Everyone is familiar with at least one member of the huge family of plants called Euphorbiaceae.
The one we all know is Euphorbia pulcherrima, better known as poinsettia. But this is just one member of a family of more than 2000 different species, some of which are perennial, a few are annual; some are grown in the garden, some in the rockery and some as houseplants; some are shrubs; and some are succulents which are sometimes mistaken for cacti; all carry small flowers enclosed in bracts - specialized leaves which are often different from foliage leaves in their colour, shape or size. (The brightly-coloured parts of poinsettias are their bracts; the flowers are tiny and insignificant.)
Originally from southern Europe and south-west Asia, the Euphorbiaceae is possibly the most diverse family of terrestrial plants. The unique characteristic which determines membership of the family is the way in which the plant gathers its very small, unisexual flowers … either male or female … into a cluster called a cyathium, where a number of extremely simple male flowers are usually accompanied by a solitary female flower in the centre. This feature is not found anywhere else in the plant world; and researchers at the Royal Botanic Gardens in Kew have suggested that the genes that normally control features of individual flowers have overlapped into the cyathium itself.
Euphorbia … commonly called spurge … is mentioned by the Roman official Pliny the Elder who, in the year 79 AD, referred to the plant under that name in his encyclopaedia, The Natural History. The Swedish botanist Carl von Linné … the man who formalised the modern system of naming organisms called binomial nomenclature … saw no good reason to find a new name for the family, which his Roman predecessor had named in honour of the Greek physician Euphorbus, who had identified this succulent plant as a powerful laxative. And, intriguingly, the common name ‘spurge’ derives from the Old French word espurgier … itself derived from the Latin expurgare … meaning ’to purge’. And so, gentle reader, it will come as no surprise to learn that the sap has traditionally been used as a purgative, or laxative – although it must have been an unpleasant one to use. Do not try to use it at home!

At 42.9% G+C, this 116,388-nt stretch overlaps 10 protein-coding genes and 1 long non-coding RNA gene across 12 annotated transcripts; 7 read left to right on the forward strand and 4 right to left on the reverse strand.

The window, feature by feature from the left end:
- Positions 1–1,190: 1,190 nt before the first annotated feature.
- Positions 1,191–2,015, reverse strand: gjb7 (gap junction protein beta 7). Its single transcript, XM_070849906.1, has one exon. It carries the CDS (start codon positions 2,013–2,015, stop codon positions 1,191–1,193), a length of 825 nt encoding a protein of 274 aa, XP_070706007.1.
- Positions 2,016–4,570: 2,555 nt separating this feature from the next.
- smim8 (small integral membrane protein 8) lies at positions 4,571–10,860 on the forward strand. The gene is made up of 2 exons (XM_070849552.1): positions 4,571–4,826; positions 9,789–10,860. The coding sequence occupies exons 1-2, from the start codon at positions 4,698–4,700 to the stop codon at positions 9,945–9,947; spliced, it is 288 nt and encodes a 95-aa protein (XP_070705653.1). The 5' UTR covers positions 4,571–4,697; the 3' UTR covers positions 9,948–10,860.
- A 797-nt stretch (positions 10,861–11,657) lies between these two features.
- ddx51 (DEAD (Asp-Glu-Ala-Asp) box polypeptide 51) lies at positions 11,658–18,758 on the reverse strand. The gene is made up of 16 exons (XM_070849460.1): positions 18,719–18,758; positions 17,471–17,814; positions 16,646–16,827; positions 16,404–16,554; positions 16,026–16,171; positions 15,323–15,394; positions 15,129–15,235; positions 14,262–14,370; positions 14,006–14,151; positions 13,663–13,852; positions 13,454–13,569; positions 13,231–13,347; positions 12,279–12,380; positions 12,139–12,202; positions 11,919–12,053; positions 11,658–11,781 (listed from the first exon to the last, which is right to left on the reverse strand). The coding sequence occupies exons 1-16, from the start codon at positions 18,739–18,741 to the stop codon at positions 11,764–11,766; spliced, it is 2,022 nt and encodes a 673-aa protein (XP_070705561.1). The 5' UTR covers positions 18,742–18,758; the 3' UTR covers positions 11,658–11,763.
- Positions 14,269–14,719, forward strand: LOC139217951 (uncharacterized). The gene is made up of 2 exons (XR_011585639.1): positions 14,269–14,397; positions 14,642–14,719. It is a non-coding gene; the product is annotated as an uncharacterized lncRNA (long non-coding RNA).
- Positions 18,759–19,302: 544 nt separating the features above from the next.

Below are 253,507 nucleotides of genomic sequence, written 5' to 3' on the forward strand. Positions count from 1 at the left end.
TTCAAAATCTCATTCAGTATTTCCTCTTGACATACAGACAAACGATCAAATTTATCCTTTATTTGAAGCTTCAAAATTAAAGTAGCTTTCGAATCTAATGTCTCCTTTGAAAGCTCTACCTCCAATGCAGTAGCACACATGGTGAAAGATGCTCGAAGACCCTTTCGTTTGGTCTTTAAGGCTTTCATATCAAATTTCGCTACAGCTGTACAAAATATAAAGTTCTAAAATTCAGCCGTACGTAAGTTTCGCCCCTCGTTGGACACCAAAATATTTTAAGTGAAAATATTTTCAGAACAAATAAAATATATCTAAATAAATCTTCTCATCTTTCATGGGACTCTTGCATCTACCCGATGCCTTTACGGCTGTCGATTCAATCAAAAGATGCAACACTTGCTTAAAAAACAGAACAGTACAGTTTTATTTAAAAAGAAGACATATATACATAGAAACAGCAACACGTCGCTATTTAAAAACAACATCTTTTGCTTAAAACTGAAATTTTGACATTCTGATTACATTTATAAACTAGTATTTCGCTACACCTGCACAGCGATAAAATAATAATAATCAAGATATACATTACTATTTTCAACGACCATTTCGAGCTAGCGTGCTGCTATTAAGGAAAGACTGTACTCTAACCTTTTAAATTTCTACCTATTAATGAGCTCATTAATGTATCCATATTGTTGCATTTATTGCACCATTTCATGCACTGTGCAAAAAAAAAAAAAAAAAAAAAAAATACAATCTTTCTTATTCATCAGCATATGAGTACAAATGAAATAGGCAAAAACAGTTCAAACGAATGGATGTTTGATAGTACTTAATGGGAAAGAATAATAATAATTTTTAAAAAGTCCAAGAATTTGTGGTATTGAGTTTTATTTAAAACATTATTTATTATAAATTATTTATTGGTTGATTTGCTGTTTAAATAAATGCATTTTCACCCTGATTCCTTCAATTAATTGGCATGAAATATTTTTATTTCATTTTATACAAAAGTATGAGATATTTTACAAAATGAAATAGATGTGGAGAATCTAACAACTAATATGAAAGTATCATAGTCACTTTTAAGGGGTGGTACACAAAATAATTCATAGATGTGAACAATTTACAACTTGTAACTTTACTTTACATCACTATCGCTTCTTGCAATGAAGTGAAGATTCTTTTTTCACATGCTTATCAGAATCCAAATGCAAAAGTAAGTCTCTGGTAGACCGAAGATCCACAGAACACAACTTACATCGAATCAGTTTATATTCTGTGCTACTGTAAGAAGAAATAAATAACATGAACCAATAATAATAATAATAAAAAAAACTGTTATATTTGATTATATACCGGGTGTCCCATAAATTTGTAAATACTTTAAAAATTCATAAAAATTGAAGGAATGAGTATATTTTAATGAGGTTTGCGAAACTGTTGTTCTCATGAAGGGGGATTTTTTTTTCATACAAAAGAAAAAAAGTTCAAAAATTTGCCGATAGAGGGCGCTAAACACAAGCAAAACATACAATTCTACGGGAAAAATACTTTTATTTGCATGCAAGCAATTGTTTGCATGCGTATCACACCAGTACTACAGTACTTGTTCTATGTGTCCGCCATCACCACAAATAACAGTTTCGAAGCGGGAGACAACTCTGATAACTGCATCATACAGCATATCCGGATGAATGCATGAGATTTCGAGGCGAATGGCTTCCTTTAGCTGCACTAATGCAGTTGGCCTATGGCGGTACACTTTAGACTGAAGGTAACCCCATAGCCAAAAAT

This poisonous sap, which resembles white latex, “Is collected from incisions made in the fleshy branches, and is so acrid that it burns the fingers,” to quote that eminent authority Mrs. Margaret Grieve, writing in her Modern Herbal, which was first published in 1931. (This amply demonstrates the risk of calling a book the’ modern’ whatever.) She continued, “It flows down the stems and encrusts them as it hardens in the sun. Poor Arabs bring in the resinous masses for sale in Morocco, whence it is chiefly exported from Mogador. The dust is so intensely irritant to the mucous membrane that the mouth and nose of those handling it must be covered by a cloth.” (We know Mogador as Medina of Essaouira.) Pleasant stuff, then, which the plant probably developed as a defensive mechanism to deter herbivorous animals from munching its foliage. It is also likely that the manner in which the sap dries and forms a crust helped heal any wounds sustained by the plant.
The milky sap actually contains a good selection of chemical compounds, some of which are serious irritants if they get into the eyes, nose or mouth. Any latex on the skin should be washed off immediately, for it is insoluble in water after it dries. Even the vapour of the sap can be irritant; and children and pets should be kept well away from any variety of succulent Euphorbia. Yes indeed, Euphorbias are bleeding plants in more ways than one!